Secaucus, NJ (WorkersCompensation.com) — Employers may want to rethink their drug policy if recent studies are any indication of the potential benefits of medical marijuana use among workers. According to at least two studies performed last year, data suggests that lower opiate use and lower workplace fatalities were associated with medical marijuana use.
A Quest Diagnostic analysis of over 10 million workplace drug test results reported by WorkersCompensation.com showed an overall increase in drug use in general. The data showed that drug positivity increased from 4.2 percent in 2017 to 4.4 percent in 2018, which is 25 percent higher than the two year rate of 3.5 from 2010 to 2012. This was attributed in part to the legalization of marijuana.
Marijuana was the most commonly used drug according to the test results. There was a 7 percent increase in use from 2017, and a 17 percent increase from 2014.With the increase in marijuana use however, a corresponding decrease in opiate use was indicated by the test results. Usage of codeine and morphine dropped by 21 percent. Additionally, heroin and cocaine use declined. Heroin use declined 6 percent from the previous year, and declined more than 16 percent than the highest years reported in 2015 and 2016. Similar results were seen for cocaine use at a 7 percent decrease from the previous year.
Another study published in Science Direct and written by D. Mark Anderson of Montana State University, Daniel Rees of University of Colorado, and Erdal Tekin potentially suggests that lowered opiate use may not be the only benefit seen with marijuana use.
The 2018 study cross referenced the states which have legalized medical marijuana with workplace fatality data from the Bureau of Labor Statistics.
The study found that in those states that had legalized marijuana, there was a correlating 19.5 percent decrease in workplace fatalities in workers aged 25 to 44. In workers aged 16 to 24, and workers above the age of 44 there was no significant association. However, the association of legalizing marijuana and workplace fatality rates grew stronger every year in the 25 to 44 age category.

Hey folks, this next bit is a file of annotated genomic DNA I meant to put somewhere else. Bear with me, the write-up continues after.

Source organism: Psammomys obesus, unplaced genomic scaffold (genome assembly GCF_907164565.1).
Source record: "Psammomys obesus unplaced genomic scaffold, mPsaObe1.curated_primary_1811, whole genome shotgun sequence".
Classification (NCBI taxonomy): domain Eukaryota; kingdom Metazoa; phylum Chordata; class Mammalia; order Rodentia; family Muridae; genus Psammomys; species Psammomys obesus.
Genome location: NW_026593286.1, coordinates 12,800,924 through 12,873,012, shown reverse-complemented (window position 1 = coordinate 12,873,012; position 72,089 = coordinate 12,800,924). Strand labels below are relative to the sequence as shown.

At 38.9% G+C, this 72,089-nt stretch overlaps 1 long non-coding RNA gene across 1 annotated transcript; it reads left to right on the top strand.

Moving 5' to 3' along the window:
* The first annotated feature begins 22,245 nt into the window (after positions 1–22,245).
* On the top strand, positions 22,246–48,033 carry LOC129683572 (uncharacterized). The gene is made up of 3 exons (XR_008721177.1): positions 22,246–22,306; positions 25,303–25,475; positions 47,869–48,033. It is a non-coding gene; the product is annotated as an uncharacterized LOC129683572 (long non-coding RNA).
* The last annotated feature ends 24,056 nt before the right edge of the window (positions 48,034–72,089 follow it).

Additionally, another study written by Anderson found that traffic fatalities fall by 8 to 11 percent the first full year after legalization.
“The legalization of medical marijuana is associated with a 7.2 percent decrease in traffic fatalities in which there was no reported alcohol involvement, but this estimate is not statistically significant at conventional levels. In comparison, the legalization of medical marijuana is associated with a 13.2 percent decrease in fatalities in which at least one driver involved had a positive BAC level.”
In yet another study, Anderson found that suicide rates were reduced in males aged 20 to 39 in states that had legalized medical marijuana.
The study concluded that more research needs to be done to determine whether the results were attributable to a decrease in alcohol and opioids that cause impairment in cognitive functions and motor skills.
In an interview with WorkersCompensation.com, Anderson indicated that the results of his studies are compelling enough to warrant more research on such a controversial topic. He states, “I’ve been researching topics related to marijuana legislation for a while, but had not thought about looking at workplace-related fatalities until more recently. It is one of those outcomes where the data are readily available and it is of general public interest, so it just made sense to go down this road. One of the things that initially piqued my interest is the economics literature on alcohol-related policies and workplace fatalities. There are some pretty well-known studies in this area, but there was nothing on marijuana policy.”
When asked whether or not the results in his studies were what he thought he would find, Anderson stated he was slightly surprised as the data. “I did not have strong priors as to what we might find. In theory, the direction of the effect could go either way. But, was I surprised when we found a negative relationship between medical marijuana laws and workplace-related fatalities? No, I definitely was not. Given our past research showing that these laws reduce traffic fatalities and suicides (with a likely mechanism being through a reduction in alcohol consumption), it is not a big leap to think that workplace fatalities might fall as well.”
In light of conflicting studies available on medical marijuana use and the current opioid crisis on the national radar, Anderson believes that question really comes down to “whether marijuana and opioids are substitute or complementary goods.” He believes that some studies do indicate that marijuana is a substitute, and that the “legalization of medical marijuana could significantly improve public health in terms of opioid-related outcomes.”
You can read more of Mark Anderson’s studies on his research website.